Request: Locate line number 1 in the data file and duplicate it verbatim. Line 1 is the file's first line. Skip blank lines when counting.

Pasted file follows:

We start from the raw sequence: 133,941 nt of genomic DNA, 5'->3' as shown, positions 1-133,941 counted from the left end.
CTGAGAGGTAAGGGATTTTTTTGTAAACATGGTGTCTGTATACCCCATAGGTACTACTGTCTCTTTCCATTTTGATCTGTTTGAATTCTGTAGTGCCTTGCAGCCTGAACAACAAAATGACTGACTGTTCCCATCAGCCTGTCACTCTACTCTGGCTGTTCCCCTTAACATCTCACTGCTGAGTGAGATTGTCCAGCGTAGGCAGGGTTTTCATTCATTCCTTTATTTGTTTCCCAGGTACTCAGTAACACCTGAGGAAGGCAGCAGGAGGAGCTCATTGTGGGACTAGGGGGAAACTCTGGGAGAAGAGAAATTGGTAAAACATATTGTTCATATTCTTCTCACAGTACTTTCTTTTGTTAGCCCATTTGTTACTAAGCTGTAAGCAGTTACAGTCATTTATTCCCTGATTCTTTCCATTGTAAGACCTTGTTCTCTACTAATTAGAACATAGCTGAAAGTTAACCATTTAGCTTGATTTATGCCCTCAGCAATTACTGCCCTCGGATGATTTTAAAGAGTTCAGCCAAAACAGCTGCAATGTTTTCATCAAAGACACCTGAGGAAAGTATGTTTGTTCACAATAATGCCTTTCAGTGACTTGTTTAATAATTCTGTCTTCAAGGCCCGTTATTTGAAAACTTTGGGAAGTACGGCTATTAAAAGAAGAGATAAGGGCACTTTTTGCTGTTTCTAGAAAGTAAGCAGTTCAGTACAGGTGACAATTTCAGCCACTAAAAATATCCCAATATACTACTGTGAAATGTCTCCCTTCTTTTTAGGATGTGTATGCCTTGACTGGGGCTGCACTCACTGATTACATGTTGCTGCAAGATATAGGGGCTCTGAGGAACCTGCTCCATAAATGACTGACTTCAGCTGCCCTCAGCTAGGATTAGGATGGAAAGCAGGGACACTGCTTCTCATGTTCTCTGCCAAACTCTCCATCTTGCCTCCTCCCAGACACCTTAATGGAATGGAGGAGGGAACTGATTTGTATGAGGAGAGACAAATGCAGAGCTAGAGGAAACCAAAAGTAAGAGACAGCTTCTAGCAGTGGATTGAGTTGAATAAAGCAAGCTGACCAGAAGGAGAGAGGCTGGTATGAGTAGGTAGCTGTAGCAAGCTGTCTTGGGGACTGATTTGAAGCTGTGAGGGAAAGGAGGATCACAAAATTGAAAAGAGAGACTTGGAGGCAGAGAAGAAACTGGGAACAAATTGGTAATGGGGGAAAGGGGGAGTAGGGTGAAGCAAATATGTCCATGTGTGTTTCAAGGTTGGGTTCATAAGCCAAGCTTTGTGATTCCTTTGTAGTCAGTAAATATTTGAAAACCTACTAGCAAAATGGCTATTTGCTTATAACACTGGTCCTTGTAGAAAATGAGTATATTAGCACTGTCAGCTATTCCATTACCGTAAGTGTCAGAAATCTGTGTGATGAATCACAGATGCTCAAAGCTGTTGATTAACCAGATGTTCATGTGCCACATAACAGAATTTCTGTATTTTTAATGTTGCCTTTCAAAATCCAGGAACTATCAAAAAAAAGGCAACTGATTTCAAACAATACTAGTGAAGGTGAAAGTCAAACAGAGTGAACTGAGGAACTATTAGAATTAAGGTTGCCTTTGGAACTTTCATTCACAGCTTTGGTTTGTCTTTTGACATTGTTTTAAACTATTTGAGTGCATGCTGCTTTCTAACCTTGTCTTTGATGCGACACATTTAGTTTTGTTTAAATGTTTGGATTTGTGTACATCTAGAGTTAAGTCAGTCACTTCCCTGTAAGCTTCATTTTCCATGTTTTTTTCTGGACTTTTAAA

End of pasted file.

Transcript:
We start from the raw sequence: 133,941 nt of genomic DNA, 5'->3' as shown, positions 1-133,941 counted from the left end.